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Rolling out the wow factor for Christmas windows in independent stores

Despite ever-increasing online competition, long-established high-street retailers have yet again pushed the boat out for Christmas. Department store windows along London’s Regent Street, Oxford Street and Piccadilly are choc-a-bloc with wow factor.

The “Selfridges Rocks Christmas” theme rubs shoulders with a handful of super-sized options, from John Lewis’ piano keys, and a champagne cork in Harvey Nichols, to Fortnum & Mason’s giant festive food and drinks. Hats off to the stores’ visual merchandising departments, and the occasional external design studio.

Conran Shop
Conran Shop

Likewise in Chelsea, the Conran Shop’s cavern of moving light display is the fruits of the in-house team with London-based lighting designer Amy Mae, who specialises in creating lighting schemes for theatre. 

Conran Shop model
Conran Shop model

Head of visual merchandising Betsy Smith says the window “is probably one of the most challenging I’ve ever worked on”. She works closely with creative director Stephen Briars “who feeds us with ideas and possibilities. It’s then my job to translate them into a design.”

In contrast, smaller, younger chains and independent retailers take a more home-grown approach to Christmas. Budgets are often front of mind, meaning creativity usurps extravagance. This also means that it makes sense for the shop’s raison d’être to be centre stage in any display.

Marchand Son
Marchand Son

As a Mecca for independents, retailers in the Sussex town of Lewes cannot hope to stand out just by dint of their non-chain status. Hence newcomer Marchand Son’s colourful daubings. Owner Simon March – who moved his paint shop there from East Dulwich earlier this year – reached for the materials at hand.

Marchand Son
Marchand Son

Marchand Son is no ordinary paint shop, but a reaction to the 'ready-made colour' paint companies that purport to be traditional, explains March. “Here, you can come and make your own paint, or direct one of us to make it in the particular colour and finish you like. We grind the pigment and mix with mediums. It's a kind of paint kitchen.” Ingredients are natural and mostly local: chalk linseed and gypsum “which are the key stuff of paint”, he adds.

With this paint he has created an Alpine scene, complete with white peaks, vernacular buildings, fir trees and snow flurries. “Maybe a bit twee?” March ponders.

Meanwhile in a newer, more consciously-cultivated hub for independents, one store has also borrowed from its own mantra. STORE STORE is a design shop in Thomas Heatherwick’s Coal Drops Yard in London’s Kings Cross. The space was up by Store Projects, an association of artists, architects and designers who run SCHOOL SCHOOL - an educational programme - and public events, alongside their independent, socially-engaged design practice.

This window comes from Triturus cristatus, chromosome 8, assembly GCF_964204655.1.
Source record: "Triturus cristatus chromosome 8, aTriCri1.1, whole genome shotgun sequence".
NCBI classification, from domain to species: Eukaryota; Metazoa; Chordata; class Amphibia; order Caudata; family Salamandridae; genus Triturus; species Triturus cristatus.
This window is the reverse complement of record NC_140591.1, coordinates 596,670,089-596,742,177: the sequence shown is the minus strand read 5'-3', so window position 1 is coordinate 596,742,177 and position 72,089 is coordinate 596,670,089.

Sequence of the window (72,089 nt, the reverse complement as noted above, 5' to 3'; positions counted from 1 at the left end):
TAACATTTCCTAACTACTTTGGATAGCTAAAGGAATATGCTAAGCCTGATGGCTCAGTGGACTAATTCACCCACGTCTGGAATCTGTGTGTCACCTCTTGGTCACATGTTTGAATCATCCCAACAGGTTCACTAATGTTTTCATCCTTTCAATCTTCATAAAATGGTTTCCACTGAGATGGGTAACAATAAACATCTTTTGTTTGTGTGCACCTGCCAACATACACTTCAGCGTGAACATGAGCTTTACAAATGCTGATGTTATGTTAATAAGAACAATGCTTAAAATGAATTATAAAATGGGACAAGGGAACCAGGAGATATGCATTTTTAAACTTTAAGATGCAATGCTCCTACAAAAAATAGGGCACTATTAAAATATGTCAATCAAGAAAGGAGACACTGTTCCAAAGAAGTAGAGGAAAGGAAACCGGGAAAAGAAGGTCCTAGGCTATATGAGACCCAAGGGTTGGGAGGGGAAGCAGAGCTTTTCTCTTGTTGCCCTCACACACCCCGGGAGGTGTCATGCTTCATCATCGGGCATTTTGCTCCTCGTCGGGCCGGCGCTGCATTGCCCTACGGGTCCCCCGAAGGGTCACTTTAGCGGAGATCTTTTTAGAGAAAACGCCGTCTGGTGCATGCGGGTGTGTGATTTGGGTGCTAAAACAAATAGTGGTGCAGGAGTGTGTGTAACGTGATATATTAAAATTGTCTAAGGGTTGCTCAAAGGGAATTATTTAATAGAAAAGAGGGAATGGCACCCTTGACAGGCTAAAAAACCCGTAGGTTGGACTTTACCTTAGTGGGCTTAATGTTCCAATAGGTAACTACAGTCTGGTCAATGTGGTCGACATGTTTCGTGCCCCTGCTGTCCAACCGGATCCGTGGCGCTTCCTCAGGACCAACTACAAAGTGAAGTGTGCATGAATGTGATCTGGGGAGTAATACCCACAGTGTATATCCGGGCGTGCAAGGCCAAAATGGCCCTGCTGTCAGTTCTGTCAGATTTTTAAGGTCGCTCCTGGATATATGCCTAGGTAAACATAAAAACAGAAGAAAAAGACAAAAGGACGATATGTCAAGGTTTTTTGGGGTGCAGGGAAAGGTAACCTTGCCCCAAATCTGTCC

The window display is a manifestation of SCHOOL SCHOOL’s output. During November, local secondary school students attending the weekly after-school club developed a wrapping paper-making machine though a series of workshops. The machine sits in the window of STORE STORE, and customers can print their own paper live in-store.

Bottletop
Bottletop

Back on Regent Street, newcomer Bottletop is also practising what it preaches. Its sustainable fashion accessories are made from recycled plastic waste, and the flagship store – created by Krause Architects and AI Build, with interior design inspired by Paoli Zilli, senior associate at Zaha Hadid Architects - was 3D-printed from the same material.

Bottletop
Bottletop

Now it boasts Aboretum 2.0, a limited edition 3D-printed Christmas tree made entirely from – guess what - recycled waste plastic. It comes in a small, 85cm-tall version and a large 170cm-tall version, which comprise approximately 260 and 520 plastic bottles respectively.

Mad Atelier
Mad Atelier

Meanwhile in London’s East End, vintage and contemporary design boutique Mad Atelier has gone traditional. The shop, which was set up by Italian-born architect Chantal Martinelli and her French-born husband Julien Desormeaux, has one green and one red window. “We have featured our favourite designs which are small enough to wrap up for a friend or loved one, such as Doodad and Fandango's big earrings (ideal for festive parties!) or Seletti's white and golden mice lamps,” says Martinelli. “We used Christmas gift boxes and books to create height and depth to the display, carefully placing Seletti's mice lamps to not give off too much reflection, and also giving our display a feeling of movement."

Mad Atelier
Mad Atelier

Because windows are about flogging product. Or as Smith at the Conran Shop puts it “as we move towards Christmas we ramp it up and make it feel more ‘giftable’ by adding those finishing touches including wrapped presents and trimmings.” It won’t be until the next batch of sales figures are in that the commercial effectiveness of these displays can be judged.